The Weeknighter: The Church Key
Weekends are for amateurs. Weeknights are for pros. That's why each week Stuart Schuffman will be exploring a different San Francisco bar, giving you the lowdown on how and where to do your weeknight right. From the most creative cocktails to the best happy hours, Stuart's taking you along on his weeknight adventures into the heart of the City's nightlife. So, who wants a drink?
For those who don’t know, a church key is another name for a handheld bottle opener; the kind, more often than not, used to open a beer. There’s lots of discussion of how this term came about but the one that I like the best (and that I’m kinda making up right now) is that it’s the key that gets you a little closer to heaven. There are few things in the world more divine than a really good beer and anyone who’s ever set foot in The Church Key in North Beach knows exactly what I mean.
The Church Key is a small bar with big beer list. Bottles hailing from places as disparate as Belgium, Brazil, Japan, and England line it’s pages while some of the finest beers from nearer locals are dispensed from the taps. The draught beer isn’t exclusively from California, or even the United States, but if a small brewer makes good beer and sells it in kegs, there’s a damn good chance the Church Key will get it. I’ve seen grown men squeal with glee when recognizing a beer on the list they thought was only quaffable in some foreign land. In almost any other circumstance such squawking would be frowned upon but at The Church Key it’s the cry of a true aficionado, a brother or sister in arms.
I, on the other hand, am an absolute chump when it comes to the Brotherhood of the Brew*. Sure I like good beer, and I even know a little bit about it, but often times I’m just as fine with some cheap, mass produced American schwill as I am with the good stuff. What makes The Church Key such a fine place is that they’ve taken people like me into account. Not only are the knowledgeable bartenders truly interested in educating patrons and turning them on to a great pint, they also stock a cheap domestic beer for the one bozo in every group who refuses enlightenment and insists on drinking things like Olympia, Miller High Life, or Pabst Blue Ribbon. Last time I was in the Church Key, that bozo was most certainly me. Granted it was ten hours into Santa Con and anything with any real alcoholic content probably would’ve killed me.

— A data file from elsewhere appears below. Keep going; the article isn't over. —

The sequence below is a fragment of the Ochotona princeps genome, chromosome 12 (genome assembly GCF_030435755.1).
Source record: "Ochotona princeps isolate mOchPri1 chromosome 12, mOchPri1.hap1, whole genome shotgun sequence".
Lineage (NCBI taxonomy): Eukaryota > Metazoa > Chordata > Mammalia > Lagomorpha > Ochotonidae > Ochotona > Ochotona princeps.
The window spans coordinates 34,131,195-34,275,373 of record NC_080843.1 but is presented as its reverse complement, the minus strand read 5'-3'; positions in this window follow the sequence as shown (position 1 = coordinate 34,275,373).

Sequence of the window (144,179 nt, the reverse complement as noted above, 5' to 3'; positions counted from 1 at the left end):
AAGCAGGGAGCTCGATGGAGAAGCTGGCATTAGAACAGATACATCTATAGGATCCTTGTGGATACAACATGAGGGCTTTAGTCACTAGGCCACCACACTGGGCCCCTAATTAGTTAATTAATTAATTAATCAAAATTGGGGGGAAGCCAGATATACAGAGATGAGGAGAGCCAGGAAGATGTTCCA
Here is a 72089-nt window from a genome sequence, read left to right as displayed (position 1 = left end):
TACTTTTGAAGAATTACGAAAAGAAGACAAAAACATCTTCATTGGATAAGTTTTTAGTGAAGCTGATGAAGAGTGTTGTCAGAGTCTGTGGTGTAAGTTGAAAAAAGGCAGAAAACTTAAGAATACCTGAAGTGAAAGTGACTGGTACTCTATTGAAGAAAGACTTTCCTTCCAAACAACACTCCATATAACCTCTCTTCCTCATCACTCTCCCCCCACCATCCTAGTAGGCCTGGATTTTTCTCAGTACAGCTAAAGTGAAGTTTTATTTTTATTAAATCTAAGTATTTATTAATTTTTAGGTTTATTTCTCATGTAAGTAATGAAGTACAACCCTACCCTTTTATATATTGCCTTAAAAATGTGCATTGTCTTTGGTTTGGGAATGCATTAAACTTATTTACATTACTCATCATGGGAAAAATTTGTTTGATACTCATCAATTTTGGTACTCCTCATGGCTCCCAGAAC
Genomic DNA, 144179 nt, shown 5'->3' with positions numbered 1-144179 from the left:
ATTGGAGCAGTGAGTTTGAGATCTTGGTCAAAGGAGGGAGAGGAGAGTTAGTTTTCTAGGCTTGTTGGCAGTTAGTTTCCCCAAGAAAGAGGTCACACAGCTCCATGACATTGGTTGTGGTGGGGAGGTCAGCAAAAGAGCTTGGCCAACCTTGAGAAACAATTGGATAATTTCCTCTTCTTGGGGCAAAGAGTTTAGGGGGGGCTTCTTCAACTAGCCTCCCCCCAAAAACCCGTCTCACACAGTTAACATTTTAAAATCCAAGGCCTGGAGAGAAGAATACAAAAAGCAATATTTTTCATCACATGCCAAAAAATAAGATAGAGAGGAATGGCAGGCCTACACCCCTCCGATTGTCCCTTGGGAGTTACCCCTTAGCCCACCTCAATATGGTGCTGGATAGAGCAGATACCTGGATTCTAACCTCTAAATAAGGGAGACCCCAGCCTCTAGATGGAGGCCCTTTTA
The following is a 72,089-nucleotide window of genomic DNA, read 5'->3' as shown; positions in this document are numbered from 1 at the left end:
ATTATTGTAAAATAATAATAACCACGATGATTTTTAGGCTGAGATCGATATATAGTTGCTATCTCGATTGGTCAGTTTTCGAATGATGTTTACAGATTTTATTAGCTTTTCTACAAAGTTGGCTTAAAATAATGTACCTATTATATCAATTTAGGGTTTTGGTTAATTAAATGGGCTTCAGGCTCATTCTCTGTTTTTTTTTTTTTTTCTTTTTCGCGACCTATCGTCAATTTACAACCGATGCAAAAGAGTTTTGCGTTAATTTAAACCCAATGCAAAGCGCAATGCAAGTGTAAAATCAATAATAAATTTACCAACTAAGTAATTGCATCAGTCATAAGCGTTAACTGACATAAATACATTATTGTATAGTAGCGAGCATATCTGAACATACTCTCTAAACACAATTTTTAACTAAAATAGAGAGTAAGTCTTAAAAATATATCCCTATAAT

I’ve spent a lot of time at the Church Key, and on nights that thankfully weren’t Santa Con. Not only did I have my 28th birthday there, but I was in attendance when the bar first opened. Full disclosure: I’ve been friends with the owner, Jason King, since junior high. But before you start wagging you finger and muttering words like cronyism know this: if I didn’t like The Church Key, I wouldn’t bother writing about it. Luckily I love the place and I do so not because of a big beer list or because a friend owns the bar. I love the Church Key because of the community it draws there. I don’t think I’ve ever walked out of that bar without having made a new friend (or without buying some of Ryan Farr’s amazing chicharrones). The bar’s lack of pretention and the patrons’ willingness to try new beers lends itself to becoming pals with the person on the stool next to you, and letting each other sample whatever brew you’ve decided to purchase. And if that’s not enough, at least stop in to check out the wallpaper, it’s absolutely brilliant.
Insider’s Tip: Other than munchies like chicharrones, The Church Key is only serving cheese boards for food at the moment. But this Spring they will be bringing on a chef to make charcuterie platters as well.
*Sisterhood too, but it lacks the lovely alliteration.
Stuart Schuffman has been called "an Underground legend" by the SF Chronicle, "an SF cult hero" by the SF Bay Guardian, and "the chief of cheap" by Time Out New York. He is also the host for the IFC travel show Young, Broke & Beautiful. Follow him @BrokeAssStuart.